Words in the wind

Volvo regatta sponsors aim at elite clientele


The sails say it all.

Ericsson, Pirates of the Caribbean, Brasil, Brunel, ABN AMRO, movistar.

And if you don't know what Brunel, ABN AMRO and movistar are, you'll likely learn they represent a Dutch recruiting and consulting company, an international bank and a Spanish mobile phone operator, respectively, by the end of Volvo Ocean Race's Baltimore and Annapolis stopover. They're all corporate sponsors of the eight-month regatta that is here through May 7 and provides one of sailing's most elite prizes.

Besides bragging rights, these companies are getting global brand exposure and a pipeline for potential customers by putting up millions of dollars to showcase their names, according to executives and marketing experts.

Sponsors and others acknowledge that sailing does not appeal to the same kind of mass audiences that football or NASCAR does, which may be why the race is receiving little exposure on U.S. television.

But sailing's niche marketing appeals to companies with products or services targeted to a more affluent clientele or to those who want to elicit a certain image or message related to the sport, experts say.

"It may not be a mass audience, but a passionate audience," said Paul Swangard, managing director of the Warsaw Sports Marketing Center at the University of Oregon. "You're probably paying less than to get a mass market appeal. It gives you a focused way to reach the core of the brand."

Race organizers say it costs $12 million to $15 million to sponsor a yacht racing team. That price tag, however, doesn't include other costs, such as hospitality suites that follow the race's eight-month tour, for instance.

Locally, Ocean Race Chesapeake raised $3 million in corporate and public sponsorships to be host to the Baltimore stopover, said Gregory H. Barnhill, chairman of the nonprofit's board.

To attract sponsors for the international race, organizers pitched the every-four-year event as a unique marketing opportunity, said Carmeron Kelleher, public relations director for Volvo Ocean Race.

Besides being fairly cost-effective compared with other sports sponsorships, the race provides global media exposure and less confusion among brands, Kelleher said.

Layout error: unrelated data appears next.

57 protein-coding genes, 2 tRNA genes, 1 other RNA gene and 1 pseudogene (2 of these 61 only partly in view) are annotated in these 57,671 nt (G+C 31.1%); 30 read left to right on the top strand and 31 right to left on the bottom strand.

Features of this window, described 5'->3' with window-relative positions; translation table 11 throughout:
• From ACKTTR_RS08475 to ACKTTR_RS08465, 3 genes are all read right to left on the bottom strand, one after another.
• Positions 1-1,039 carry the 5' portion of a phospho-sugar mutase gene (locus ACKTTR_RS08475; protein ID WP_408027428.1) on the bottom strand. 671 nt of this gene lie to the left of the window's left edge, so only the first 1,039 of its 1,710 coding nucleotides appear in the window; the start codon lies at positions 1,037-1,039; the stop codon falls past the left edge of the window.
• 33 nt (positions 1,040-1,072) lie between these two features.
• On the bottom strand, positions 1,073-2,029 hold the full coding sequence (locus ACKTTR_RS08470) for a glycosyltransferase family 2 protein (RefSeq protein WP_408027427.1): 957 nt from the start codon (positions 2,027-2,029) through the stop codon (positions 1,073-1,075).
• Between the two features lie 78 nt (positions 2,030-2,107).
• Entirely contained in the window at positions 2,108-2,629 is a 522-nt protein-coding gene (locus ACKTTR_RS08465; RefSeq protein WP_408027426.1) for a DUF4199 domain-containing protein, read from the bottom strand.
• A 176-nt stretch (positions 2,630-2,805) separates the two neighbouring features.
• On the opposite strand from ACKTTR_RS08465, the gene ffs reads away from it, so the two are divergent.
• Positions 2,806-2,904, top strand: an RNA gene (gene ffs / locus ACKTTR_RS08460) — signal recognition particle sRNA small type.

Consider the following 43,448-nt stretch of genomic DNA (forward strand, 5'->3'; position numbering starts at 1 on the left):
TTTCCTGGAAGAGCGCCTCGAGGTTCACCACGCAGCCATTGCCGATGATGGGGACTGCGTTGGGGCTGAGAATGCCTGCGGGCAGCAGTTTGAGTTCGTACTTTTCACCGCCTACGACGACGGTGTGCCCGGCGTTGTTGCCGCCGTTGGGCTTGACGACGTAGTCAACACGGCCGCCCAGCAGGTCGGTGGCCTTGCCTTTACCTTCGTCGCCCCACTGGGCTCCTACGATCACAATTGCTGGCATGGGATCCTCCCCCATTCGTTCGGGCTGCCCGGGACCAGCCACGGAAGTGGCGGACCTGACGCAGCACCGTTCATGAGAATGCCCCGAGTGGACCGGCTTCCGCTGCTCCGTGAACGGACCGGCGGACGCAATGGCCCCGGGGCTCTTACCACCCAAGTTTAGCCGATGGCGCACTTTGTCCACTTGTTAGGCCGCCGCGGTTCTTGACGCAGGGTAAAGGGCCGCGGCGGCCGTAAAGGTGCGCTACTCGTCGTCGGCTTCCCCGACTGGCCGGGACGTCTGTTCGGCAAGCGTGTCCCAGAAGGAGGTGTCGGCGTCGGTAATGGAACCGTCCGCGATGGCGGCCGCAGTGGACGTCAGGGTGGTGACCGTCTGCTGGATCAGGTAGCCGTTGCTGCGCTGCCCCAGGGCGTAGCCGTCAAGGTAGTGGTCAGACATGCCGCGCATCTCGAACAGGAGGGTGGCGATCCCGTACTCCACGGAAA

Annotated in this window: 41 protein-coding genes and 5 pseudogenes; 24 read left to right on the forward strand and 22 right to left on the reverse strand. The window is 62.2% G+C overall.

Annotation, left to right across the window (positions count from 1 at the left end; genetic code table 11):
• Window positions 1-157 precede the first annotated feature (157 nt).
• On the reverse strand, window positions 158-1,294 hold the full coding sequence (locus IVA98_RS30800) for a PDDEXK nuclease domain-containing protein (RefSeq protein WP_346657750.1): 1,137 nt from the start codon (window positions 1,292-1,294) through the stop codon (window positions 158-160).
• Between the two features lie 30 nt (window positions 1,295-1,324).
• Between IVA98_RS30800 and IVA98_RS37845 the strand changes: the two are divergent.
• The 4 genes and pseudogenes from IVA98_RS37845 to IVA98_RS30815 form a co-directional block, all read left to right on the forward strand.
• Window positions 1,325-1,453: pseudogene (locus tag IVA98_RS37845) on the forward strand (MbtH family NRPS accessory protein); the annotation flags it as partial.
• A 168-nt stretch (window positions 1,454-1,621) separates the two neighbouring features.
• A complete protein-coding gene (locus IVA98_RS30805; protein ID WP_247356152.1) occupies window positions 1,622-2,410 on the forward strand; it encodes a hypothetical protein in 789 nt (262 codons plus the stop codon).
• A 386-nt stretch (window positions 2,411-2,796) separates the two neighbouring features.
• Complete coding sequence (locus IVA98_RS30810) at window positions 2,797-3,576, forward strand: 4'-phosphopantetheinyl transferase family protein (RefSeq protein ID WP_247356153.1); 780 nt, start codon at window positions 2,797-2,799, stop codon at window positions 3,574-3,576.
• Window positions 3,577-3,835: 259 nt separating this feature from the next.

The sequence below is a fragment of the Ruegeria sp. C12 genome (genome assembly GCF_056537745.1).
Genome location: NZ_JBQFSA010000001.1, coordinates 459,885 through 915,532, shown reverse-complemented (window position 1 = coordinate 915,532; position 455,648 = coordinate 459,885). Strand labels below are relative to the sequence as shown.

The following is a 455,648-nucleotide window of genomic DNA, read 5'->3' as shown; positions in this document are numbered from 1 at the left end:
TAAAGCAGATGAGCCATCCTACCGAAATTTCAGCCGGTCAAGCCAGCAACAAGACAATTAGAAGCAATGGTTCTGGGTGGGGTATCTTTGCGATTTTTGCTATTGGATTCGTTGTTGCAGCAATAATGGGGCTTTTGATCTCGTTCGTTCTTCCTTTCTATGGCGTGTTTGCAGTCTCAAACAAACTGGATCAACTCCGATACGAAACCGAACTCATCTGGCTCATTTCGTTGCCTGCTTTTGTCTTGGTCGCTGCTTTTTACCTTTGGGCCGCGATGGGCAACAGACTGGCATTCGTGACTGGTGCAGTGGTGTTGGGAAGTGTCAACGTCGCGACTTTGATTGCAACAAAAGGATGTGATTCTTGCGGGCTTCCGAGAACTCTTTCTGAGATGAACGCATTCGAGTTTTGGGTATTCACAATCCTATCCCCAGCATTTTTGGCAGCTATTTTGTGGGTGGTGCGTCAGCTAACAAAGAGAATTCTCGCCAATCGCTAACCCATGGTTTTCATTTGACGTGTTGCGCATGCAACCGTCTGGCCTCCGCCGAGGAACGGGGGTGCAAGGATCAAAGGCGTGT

In comparsion, it would cost companies $15 million to $20 million to sponsor a top-tier NASCAR team, said Darren Marshall, who directs sports marketing research at Knowledge Networks, a consumer information company.

"Sponsors of the ocean race tend to be more focused on business-to-business rather than business-to-consumer type of marketing," he said. "It allows sponsors to network with each other and do business with each other." For Volvo, which bought the event in 1997, any mention of the race includes its name and the race teams are identified by the corporate sponsor's brand.

"Your brand gets a fair chance to build awareness, have a presence and provide a return on its own," Kelleher said.

For instance, the Disney-backed Pirates of the Caribbean team, whose yacht is named the Black Pearl, is promoting this summer's release of its namesake movie sequel.

Another race entry features the Brazilian government, whose trade and investment agency is sponsoring the Brasil 1 team. The agency, in turn, solicited corporate sponsors such as Motorola, Qualcomm and HSBC Bank.

The South American country is hoping to "have the chance to show the world the diversity of its industry," according to the team's Web site.

While the race has formed partnerships with international television stations for coverage, U.S. viewers must turn to public television channels. Here, Maryland Public Television is providing weekly broadcasts of race highlights.

ESPN 2 aired coverage of past Volvo Ocean races, in 1997-1998 and 2001-2002, but no telecasts are planned this year because of programming scheduling issues, said spokeswoman Tilea Coleman.

Kelleher, the race's spokesman, said event organizers are in discussions with several potential national broadcasters here, but did not provide further details. The race is scheduled to end about June 17 in Sweden.

Gary Jobson, of Annapolis, an America's Cup sailor and an ESPN sailing commentator for past Volvo Ocean races, said the event needs broader television exposure to attract a wider audience and more corporate sponsors. One way, he suggested, was to market the race like the Olympics.

"If sailing wants to make itself intriguing to the non-sailors, the casual sports fans, it has to sell nationality," Jobson said.

Fans want to say: "How's the American boat doing? How's the Swedish boat? That's a big mistake Volvo has made," Jobson added.

Kelleher disagreed, saying that the race is marketed as a multinational competition that includes Brazil, movistar from Spain and the American-backed Pirates of the Caribbean.

Ericsson, the Swedish telecommunications giant, made a calculated decision to participate in the race for the first time, said Dusyant Patel, the company's director of marketing and operating officer for its namesake racing team.

Baltimore Sun Articles
Please note the green-lined linked article text has been applied commercially without any involvement from our newsroom editors, reporters or any other editorial staff.